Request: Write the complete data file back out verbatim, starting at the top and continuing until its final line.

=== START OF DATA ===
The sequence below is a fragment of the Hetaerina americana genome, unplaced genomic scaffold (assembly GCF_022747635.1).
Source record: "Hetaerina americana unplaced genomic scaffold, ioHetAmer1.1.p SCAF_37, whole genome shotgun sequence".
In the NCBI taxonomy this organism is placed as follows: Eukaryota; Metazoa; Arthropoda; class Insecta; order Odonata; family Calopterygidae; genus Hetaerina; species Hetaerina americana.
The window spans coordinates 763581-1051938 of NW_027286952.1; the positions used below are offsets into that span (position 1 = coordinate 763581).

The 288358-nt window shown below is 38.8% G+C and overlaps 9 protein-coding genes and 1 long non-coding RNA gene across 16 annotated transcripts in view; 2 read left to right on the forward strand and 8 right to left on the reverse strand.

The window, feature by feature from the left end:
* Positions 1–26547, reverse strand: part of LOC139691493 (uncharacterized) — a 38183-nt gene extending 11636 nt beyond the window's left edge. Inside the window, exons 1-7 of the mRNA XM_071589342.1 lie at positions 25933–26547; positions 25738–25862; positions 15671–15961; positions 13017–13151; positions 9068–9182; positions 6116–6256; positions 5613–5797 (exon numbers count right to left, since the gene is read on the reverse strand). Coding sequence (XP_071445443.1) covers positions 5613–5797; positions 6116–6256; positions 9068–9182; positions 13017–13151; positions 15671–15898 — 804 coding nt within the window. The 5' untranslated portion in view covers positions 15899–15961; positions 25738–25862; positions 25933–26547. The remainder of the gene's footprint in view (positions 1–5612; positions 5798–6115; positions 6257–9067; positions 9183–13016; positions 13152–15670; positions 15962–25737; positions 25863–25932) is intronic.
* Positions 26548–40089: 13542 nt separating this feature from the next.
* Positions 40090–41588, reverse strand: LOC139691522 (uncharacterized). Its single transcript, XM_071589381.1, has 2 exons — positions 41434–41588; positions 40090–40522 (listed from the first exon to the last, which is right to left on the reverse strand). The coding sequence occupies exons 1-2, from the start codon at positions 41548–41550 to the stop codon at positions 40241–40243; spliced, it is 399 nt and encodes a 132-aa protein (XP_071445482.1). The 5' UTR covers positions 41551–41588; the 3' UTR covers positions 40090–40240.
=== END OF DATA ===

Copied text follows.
The sequence below is a fragment of the Hetaerina americana genome, unplaced genomic scaffold (assembly GCF_022747635.1).
Source record: "Hetaerina americana unplaced genomic scaffold, ioHetAmer1.1.p SCAF_37, whole genome shotgun sequence".
In the NCBI taxonomy this organism is placed as follows: Eukaryota; Metazoa; Arthropoda; class Insecta; order Odonata; family Calopterygidae; genus Hetaerina; species Hetaerina americana.
The window spans coordinates 763581-1051938 of NW_027286952.1; the positions used below are offsets into that span (position 1 = coordinate 763581).

The 288358-nt window shown below is 38.8% G+C and overlaps 9 protein-coding genes and 1 long non-coding RNA gene across 16 annotated transcripts in view; 2 read left to right on the forward strand and 8 right to left on the reverse strand.

The window, feature by feature from the left end:
* Positions 1–26547, reverse strand: part of LOC139691493 (uncharacterized) — a 38183-nt gene extending 11636 nt beyond the window's left edge. Inside the window, exons 1-7 of the mRNA XM_071589342.1 lie at positions 25933–26547; positions 25738–25862; positions 15671–15961; positions 13017–13151; positions 9068–9182; positions 6116–6256; positions 5613–5797 (exon numbers count right to left, since the gene is read on the reverse strand). Coding sequence (XP_071445443.1) covers positions 5613–5797; positions 6116–6256; positions 9068–9182; positions 13017–13151; positions 15671–15898 — 804 coding nt within the window. The 5' untranslated portion in view covers positions 15899–15961; positions 25738–25862; positions 25933–26547. The remainder of the gene's footprint in view (positions 1–5612; positions 5798–6115; positions 6257–9067; positions 9183–13016; positions 13152–15670; positions 15962–25737; positions 25863–25932) is intronic.
* Positions 26548–40089: 13542 nt separating this feature from the next.
* Positions 40090–41588, reverse strand: LOC139691522 (uncharacterized). Its single transcript, XM_071589381.1, has 2 exons — positions 41434–41588; positions 40090–40522 (listed from the first exon to the last, which is right to left on the reverse strand). The coding sequence occupies exons 1-2, from the start codon at positions 41548–41550 to the stop codon at positions 40241–40243; spliced, it is 399 nt and encodes a 132-aa protein (XP_071445482.1). The 5' UTR covers positions 41551–41588; the 3' UTR covers positions 40090–40240.